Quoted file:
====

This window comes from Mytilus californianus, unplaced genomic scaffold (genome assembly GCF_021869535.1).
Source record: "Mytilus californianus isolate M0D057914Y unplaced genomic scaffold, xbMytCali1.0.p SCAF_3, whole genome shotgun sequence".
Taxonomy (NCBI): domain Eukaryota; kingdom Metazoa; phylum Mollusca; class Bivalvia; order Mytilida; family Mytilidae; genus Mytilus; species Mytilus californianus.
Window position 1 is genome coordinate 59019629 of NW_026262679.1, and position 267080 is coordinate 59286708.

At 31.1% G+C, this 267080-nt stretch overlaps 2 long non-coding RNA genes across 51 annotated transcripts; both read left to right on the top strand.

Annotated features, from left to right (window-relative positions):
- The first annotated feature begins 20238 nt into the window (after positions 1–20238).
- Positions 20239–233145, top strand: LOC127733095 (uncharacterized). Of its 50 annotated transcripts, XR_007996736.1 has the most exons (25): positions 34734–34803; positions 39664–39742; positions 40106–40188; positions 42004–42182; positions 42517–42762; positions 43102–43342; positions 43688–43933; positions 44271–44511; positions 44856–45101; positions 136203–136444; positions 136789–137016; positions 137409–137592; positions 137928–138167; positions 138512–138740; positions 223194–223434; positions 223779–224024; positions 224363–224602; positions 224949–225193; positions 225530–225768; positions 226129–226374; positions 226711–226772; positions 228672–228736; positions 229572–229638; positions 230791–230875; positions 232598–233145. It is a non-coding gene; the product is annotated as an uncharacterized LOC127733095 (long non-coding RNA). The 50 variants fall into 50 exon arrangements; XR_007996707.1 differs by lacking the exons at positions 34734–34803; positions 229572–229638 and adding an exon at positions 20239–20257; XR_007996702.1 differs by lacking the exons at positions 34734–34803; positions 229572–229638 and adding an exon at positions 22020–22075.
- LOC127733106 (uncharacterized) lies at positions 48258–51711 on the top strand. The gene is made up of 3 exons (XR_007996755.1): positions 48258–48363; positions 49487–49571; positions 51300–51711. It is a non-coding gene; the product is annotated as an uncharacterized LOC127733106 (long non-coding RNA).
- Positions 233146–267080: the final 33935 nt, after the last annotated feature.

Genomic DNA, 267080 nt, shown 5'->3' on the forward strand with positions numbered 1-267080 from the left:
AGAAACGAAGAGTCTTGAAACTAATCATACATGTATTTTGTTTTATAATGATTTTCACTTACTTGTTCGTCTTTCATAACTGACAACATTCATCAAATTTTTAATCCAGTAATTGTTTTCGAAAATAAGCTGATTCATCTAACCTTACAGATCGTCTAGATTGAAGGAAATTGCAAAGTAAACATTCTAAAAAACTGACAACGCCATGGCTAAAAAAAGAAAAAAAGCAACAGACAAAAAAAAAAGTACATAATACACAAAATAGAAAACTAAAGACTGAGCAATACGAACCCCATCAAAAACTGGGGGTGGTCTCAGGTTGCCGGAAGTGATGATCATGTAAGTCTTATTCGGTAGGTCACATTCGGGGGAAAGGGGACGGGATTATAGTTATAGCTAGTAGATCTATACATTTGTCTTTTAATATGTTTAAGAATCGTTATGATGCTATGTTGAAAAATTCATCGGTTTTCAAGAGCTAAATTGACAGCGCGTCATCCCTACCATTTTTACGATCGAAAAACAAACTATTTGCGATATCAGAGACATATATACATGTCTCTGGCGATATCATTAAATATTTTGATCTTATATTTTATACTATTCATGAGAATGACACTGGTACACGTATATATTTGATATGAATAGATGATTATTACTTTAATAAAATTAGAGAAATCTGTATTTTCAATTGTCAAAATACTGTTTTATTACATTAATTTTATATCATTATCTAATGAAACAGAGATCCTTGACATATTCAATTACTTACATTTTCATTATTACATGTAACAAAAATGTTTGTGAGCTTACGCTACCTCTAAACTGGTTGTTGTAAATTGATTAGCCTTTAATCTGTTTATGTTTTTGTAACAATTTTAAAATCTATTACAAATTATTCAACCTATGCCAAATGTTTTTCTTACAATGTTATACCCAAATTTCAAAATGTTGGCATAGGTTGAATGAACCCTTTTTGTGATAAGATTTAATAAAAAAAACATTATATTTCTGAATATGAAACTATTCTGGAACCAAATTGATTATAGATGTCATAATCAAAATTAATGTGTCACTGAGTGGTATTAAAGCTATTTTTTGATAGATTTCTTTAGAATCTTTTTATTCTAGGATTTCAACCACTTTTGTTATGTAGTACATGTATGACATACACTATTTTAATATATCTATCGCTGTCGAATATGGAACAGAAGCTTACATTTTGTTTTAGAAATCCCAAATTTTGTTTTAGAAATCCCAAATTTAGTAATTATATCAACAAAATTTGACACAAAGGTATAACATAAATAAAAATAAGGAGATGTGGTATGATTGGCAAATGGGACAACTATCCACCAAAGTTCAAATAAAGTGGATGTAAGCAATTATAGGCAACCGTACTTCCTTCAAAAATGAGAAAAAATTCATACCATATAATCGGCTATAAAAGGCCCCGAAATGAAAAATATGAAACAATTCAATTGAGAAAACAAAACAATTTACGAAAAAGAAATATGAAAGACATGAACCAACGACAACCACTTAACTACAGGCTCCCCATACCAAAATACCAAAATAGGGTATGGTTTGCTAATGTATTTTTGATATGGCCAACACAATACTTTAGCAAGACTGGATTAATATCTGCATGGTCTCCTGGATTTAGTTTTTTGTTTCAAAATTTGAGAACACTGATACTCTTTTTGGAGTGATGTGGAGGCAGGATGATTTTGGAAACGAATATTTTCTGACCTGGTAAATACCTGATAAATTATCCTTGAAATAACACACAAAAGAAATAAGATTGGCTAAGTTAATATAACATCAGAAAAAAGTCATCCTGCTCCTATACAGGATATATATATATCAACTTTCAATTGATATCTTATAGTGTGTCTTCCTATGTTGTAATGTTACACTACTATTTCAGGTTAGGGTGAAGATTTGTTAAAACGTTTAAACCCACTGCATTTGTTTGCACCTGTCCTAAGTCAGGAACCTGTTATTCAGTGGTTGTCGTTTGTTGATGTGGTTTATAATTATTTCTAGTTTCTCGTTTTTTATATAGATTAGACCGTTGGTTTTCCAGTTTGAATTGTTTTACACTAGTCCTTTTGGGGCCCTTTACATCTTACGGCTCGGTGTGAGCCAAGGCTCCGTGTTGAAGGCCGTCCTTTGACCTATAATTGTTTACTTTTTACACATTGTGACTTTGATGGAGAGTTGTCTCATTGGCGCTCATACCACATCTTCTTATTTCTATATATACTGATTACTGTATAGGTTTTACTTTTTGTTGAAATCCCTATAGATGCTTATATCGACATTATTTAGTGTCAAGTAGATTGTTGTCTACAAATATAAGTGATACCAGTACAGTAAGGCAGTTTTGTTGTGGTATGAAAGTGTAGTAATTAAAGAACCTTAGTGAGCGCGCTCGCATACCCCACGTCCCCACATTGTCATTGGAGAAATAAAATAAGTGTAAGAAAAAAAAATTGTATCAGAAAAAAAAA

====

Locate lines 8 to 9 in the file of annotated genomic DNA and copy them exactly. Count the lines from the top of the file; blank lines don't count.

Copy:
- Positions 20239–233145, top strand: LOC127733095 (uncharacterized). Of its 50 annotated transcripts, XR_007996736.1 has the most exons (25): positions 34734–34803; positions 39664–39742; positions 40106–40188; positions 42004–42182; positions 42517–42762; positions 43102–43342; positions 43688–43933; positions 44271–44511; positions 44856–45101; positions 136203–136444; positions 136789–137016; positions 137409–137592; positions 137928–138167; positions 138512–138740; positions 223194–223434; positions 223779–224024; positions 224363–224602; positions 224949–225193; positions 225530–225768; positions 226129–226374; positions 226711–226772; positions 228672–228736; positions 229572–229638; positions 230791–230875; positions 232598–233145. It is a non-coding gene; the product is annotated as an uncharacterized LOC127733095 (long non-coding RNA). The 50 variants fall into 50 exon arrangements; XR_007996707.1 differs by lacking the exons at positions 34734–34803; positions 229572–229638 and adding an exon at positions 20239–20257; XR_007996702.1 differs by lacking the exons at positions 34734–34803; positions 229572–229638 and adding an exon at positions 22020–22075.
- LOC127733106 (uncharacterized) lies at positions 48258–51711 on the top strand. The gene is made up of 3 exons (XR_007996755.1): positions 48258–48363; positions 49487–49571; positions 51300–51711. It is a non-coding gene; the product is annotated as an uncharacterized LOC127733106 (long non-coding RNA).